I originally planned to have this post published the day of Thanksgiving or the day after but when you’re at home having a good time with family things tend to fall through. And there were some unexpected changes in how Black Friday played out. National news reported lower consumer turnouts for Black Friday shopping. I was shocked.
As to why I was shocked. Black Friday seems to be a big “holiday” in American culture and its importance trumps (no pun intended) Thanksgiving itself in so many ways. Thanksgiving is about celebrating everything you have, the first Pilgrims, and the fall harvest while Black Friday celebrates the consumerism that is American culture. I have never understood why Thanksgiving and Black Friday go hand-in-hand and why people cannot be content with what they have on Thanksgiving. I find it so contradictory. I guess that the chunk of American society that participates consistently in Black Friday are only thankful for what they have until 3pm on Thanksgiving. Then it’s consumer gorging time.
Obviously I think that Black Friday is contradictory to Thanksgiving and when the are used in the same sentence, an oxymoron. But what I find most disheartening about Black Friday is how society is such a slave to the post-Thanksgiving phenomena. We either participate in the gross consumerism, are ask if we have participated, or are asked to work on Thanksgiving in preparation for Black Friday. I find it disheartening that our society has come to the conclusion that Black Friday is the ultimate consumerism holiday. Than we take people away from their families during a time when we should be spending time with our families and being thankful for them. We really should be ashamed as a society.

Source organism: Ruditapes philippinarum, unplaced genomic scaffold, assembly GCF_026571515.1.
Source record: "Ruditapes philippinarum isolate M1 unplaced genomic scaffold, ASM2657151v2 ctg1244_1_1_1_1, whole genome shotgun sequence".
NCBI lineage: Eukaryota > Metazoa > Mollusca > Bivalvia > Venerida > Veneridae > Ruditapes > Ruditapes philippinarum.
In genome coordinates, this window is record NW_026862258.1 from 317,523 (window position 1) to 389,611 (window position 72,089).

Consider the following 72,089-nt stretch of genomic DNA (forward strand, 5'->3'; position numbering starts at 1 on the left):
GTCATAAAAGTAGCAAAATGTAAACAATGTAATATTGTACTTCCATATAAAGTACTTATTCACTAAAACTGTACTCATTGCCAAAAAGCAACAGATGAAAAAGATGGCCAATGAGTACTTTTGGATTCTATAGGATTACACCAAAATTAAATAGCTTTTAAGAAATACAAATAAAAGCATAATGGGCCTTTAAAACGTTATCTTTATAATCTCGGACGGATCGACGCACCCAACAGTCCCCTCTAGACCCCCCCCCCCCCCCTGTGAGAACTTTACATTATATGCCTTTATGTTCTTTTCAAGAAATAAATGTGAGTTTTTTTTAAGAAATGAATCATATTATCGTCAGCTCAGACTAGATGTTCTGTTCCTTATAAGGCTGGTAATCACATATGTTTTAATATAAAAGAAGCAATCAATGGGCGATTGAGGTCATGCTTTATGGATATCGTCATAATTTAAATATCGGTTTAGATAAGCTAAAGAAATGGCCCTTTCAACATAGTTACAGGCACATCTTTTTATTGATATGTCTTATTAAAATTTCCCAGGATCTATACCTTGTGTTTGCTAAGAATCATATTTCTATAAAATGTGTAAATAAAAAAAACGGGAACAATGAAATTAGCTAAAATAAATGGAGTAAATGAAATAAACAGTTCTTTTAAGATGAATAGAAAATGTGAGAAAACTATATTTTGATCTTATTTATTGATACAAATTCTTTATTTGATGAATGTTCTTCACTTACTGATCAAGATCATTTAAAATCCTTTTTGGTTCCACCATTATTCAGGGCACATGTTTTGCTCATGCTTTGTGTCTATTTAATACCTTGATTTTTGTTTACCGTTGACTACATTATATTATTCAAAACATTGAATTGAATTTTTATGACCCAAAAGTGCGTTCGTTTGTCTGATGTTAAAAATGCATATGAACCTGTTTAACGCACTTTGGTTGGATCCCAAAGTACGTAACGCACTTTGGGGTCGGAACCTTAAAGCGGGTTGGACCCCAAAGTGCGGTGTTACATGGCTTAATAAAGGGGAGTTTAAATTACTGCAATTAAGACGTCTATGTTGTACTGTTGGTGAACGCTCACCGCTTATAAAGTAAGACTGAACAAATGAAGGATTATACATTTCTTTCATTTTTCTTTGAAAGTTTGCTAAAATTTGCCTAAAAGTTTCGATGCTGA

As for me, when Black Friday comes around I am tired of being asked if I went shopping instead of being asked how was my Thanksgiving (truly, I’ve been asked this almost every day since Friday). I am always taken aback when I am asked this. Have people really forgotten about Thanksgiving? Do they really care more about Black Friday than about Thanksgiving? Well, I guess they are a slave to mega consumerism. But its even more shocking the responses I receive after telling people that I did not go shopping on Black Friday. I just get the silence treatment and stares. Yes, shocked stares. So, what do I tell people when they ask me the Black Friday question? I don’t believe in Black Friday, the values it promotes (greed), the message it is sending to society, and I don’t believe that people should be forced to work on Thanksgiving or the day after. And Black Friday simply demonstrates that people are never thankful for what they already have. For some reason this answer sends people into silence. I hope it’s contemplative silence and their reflections on what Black Friday is promoting. Some ask me if I ever want to participate in Black Friday because of the deals. My answer, “No”. I much rather give the money to someone in need. And my birthday is a month and a half before Christmas. I don’t need anything between my birthday and Christmas, so save the money and help someone who needs it. But then there are others who are probably thinking, “My, god, she doesn’t participate in Black Friday!? How unAmerican!” Well, I’ll never be American enough for that lot of people. So, I ignore those uber American patriots who believe they are more ‘American’ than anyone else.
But this year on Black Friday there was change so great in annual Black Friday celebrations that it caught the attention of the media. Less people showed up to participate in Black Friday. I thought I would never see the day. Looks like U.S. society will, hopefully, come to a day when going to Wall-Mart on Black Friday is no longer a self inflicted death wish. So, caused the great change in Black Friday turnout? According to the media, Cyber Monday, finding better deals on the web, and stores having a longer sale period following up to Thanksgiving. I wonder if this will hold for next year and if it does, it looks like this country will be on it’s way to finding the true meaning of Thanksgiving.